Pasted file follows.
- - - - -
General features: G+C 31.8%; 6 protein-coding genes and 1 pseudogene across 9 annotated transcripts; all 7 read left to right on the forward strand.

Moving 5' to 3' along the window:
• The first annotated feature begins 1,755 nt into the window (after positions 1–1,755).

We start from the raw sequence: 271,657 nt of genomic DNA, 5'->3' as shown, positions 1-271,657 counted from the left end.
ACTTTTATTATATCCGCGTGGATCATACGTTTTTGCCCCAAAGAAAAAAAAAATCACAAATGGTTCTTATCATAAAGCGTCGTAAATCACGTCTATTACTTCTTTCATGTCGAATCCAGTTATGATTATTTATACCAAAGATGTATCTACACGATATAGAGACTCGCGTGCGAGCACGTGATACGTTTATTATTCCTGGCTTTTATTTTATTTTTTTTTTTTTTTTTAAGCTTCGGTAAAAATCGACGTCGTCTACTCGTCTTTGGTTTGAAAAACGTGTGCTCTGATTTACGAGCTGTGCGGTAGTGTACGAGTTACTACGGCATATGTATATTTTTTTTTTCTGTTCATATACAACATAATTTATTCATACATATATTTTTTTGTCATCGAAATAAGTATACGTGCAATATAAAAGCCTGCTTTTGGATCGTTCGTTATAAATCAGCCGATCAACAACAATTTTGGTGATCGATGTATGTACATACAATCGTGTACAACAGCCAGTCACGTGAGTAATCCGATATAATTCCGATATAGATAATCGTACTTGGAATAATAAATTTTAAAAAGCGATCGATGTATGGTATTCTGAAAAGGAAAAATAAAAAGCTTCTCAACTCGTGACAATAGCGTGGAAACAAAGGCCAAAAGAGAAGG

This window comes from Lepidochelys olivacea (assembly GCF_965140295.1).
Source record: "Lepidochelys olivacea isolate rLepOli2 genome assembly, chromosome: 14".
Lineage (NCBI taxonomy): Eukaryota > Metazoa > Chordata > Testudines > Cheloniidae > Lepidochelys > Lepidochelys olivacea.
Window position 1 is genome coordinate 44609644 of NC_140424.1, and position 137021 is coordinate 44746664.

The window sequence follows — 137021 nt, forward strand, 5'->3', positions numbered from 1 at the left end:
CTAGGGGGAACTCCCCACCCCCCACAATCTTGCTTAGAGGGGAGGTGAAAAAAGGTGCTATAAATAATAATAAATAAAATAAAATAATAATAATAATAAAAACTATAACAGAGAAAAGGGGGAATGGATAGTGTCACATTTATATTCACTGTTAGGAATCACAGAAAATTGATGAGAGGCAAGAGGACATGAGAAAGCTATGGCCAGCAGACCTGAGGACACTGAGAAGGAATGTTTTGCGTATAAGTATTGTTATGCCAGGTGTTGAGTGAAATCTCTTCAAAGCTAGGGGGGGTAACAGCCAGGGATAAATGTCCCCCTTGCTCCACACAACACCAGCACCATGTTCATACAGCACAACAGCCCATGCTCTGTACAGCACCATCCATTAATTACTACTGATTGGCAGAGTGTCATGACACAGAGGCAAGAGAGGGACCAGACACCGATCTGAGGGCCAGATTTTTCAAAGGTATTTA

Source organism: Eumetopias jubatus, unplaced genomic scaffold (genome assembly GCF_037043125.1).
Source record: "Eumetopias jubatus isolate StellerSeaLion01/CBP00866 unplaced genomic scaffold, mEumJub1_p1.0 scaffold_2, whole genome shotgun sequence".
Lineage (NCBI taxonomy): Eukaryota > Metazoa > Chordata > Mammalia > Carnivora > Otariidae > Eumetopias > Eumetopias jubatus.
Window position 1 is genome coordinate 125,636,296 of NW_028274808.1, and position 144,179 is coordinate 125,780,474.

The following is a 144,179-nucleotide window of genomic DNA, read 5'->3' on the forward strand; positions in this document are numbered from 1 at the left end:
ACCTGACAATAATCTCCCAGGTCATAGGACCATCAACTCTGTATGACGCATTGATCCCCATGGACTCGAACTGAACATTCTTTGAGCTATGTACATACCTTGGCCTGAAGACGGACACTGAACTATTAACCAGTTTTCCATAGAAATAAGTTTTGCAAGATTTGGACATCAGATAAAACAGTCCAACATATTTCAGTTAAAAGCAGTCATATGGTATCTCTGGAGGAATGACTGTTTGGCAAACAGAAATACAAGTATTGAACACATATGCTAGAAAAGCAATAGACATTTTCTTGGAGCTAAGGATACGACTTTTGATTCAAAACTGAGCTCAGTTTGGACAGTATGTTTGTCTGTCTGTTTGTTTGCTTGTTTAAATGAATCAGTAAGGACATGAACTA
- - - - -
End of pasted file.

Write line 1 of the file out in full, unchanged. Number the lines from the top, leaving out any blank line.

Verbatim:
General features: G+C 31.8%; 6 protein-coding genes and 1 pseudogene across 9 annotated transcripts; all 7 read left to right on the forward strand.